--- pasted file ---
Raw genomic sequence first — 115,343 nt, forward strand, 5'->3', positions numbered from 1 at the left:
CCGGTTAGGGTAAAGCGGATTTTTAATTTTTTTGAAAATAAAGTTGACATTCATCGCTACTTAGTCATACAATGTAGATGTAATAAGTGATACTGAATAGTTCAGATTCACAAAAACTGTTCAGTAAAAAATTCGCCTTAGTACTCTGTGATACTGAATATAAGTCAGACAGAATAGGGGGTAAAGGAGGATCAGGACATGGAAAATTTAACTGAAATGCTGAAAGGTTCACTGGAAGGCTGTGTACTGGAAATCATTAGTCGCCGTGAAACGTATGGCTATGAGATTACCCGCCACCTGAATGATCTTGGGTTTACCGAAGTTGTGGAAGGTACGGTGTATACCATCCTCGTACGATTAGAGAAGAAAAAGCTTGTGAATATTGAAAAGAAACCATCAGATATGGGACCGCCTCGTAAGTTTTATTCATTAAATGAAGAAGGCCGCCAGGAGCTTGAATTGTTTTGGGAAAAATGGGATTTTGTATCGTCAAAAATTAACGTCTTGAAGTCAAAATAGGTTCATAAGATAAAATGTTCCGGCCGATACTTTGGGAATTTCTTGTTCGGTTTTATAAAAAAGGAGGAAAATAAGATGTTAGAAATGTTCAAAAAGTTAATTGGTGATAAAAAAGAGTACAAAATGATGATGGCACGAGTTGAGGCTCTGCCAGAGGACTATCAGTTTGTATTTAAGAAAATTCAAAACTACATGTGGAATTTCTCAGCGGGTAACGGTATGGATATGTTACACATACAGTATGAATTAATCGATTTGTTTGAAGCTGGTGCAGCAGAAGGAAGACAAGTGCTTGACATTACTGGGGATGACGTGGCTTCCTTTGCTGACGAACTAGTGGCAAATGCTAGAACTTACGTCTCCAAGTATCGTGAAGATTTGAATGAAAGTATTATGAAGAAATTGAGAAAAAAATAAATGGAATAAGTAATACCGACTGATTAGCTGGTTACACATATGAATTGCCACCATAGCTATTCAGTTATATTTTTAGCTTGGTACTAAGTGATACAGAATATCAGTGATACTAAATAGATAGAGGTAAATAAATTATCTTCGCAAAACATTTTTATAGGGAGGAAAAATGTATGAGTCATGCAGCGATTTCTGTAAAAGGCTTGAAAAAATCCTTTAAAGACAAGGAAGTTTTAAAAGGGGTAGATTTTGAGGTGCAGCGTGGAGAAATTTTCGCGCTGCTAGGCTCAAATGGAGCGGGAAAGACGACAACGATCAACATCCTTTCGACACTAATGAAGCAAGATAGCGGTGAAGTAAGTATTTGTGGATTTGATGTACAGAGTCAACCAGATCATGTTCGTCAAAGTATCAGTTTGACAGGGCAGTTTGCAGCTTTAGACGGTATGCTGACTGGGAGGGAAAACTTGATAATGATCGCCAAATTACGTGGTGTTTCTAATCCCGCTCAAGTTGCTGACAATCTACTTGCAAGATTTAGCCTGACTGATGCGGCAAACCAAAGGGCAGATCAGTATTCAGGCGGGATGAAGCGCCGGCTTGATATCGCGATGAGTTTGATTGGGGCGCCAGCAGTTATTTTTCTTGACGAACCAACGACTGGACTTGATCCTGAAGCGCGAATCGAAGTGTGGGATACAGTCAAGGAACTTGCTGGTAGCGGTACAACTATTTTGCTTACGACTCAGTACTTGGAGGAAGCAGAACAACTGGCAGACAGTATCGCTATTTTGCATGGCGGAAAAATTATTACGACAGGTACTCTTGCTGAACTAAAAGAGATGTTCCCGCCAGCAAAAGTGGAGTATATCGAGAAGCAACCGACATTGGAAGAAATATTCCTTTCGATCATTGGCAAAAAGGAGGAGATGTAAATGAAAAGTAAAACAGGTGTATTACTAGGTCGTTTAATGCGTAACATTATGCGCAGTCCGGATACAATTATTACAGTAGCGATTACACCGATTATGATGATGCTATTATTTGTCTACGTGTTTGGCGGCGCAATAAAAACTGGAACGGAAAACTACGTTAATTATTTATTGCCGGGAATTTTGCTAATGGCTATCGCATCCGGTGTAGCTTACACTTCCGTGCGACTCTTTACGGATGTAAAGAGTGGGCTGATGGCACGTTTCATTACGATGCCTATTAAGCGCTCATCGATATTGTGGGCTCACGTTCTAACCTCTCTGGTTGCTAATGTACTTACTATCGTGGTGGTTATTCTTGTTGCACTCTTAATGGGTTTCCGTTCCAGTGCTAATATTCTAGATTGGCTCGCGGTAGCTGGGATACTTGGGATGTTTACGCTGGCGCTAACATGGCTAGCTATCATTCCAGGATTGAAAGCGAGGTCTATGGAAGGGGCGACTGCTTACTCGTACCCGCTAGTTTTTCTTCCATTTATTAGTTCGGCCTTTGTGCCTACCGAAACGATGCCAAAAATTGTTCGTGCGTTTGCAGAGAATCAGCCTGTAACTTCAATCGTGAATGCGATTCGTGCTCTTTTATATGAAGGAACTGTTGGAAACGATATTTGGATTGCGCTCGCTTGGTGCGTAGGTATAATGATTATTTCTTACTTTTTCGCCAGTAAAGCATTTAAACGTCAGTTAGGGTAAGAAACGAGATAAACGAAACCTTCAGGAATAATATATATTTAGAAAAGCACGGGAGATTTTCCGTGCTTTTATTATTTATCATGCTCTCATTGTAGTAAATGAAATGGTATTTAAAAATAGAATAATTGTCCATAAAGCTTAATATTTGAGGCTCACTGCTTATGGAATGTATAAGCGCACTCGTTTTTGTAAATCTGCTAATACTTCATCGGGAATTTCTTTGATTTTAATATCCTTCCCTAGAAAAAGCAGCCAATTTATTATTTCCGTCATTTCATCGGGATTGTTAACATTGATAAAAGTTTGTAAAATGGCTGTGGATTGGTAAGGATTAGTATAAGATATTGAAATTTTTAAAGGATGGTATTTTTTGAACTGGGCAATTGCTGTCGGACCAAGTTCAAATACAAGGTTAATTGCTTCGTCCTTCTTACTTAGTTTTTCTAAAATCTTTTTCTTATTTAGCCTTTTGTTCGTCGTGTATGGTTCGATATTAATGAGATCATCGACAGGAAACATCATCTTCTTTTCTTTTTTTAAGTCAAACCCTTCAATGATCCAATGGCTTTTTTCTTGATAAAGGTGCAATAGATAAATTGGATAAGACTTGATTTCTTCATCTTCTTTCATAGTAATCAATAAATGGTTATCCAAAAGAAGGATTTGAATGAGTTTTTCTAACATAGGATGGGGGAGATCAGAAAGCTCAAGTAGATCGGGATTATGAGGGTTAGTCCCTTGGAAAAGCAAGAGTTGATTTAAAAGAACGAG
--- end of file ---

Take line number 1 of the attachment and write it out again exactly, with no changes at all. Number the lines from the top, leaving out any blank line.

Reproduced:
Raw genomic sequence first — 115,343 nt, forward strand, 5'->3', positions numbered from 1 at the left: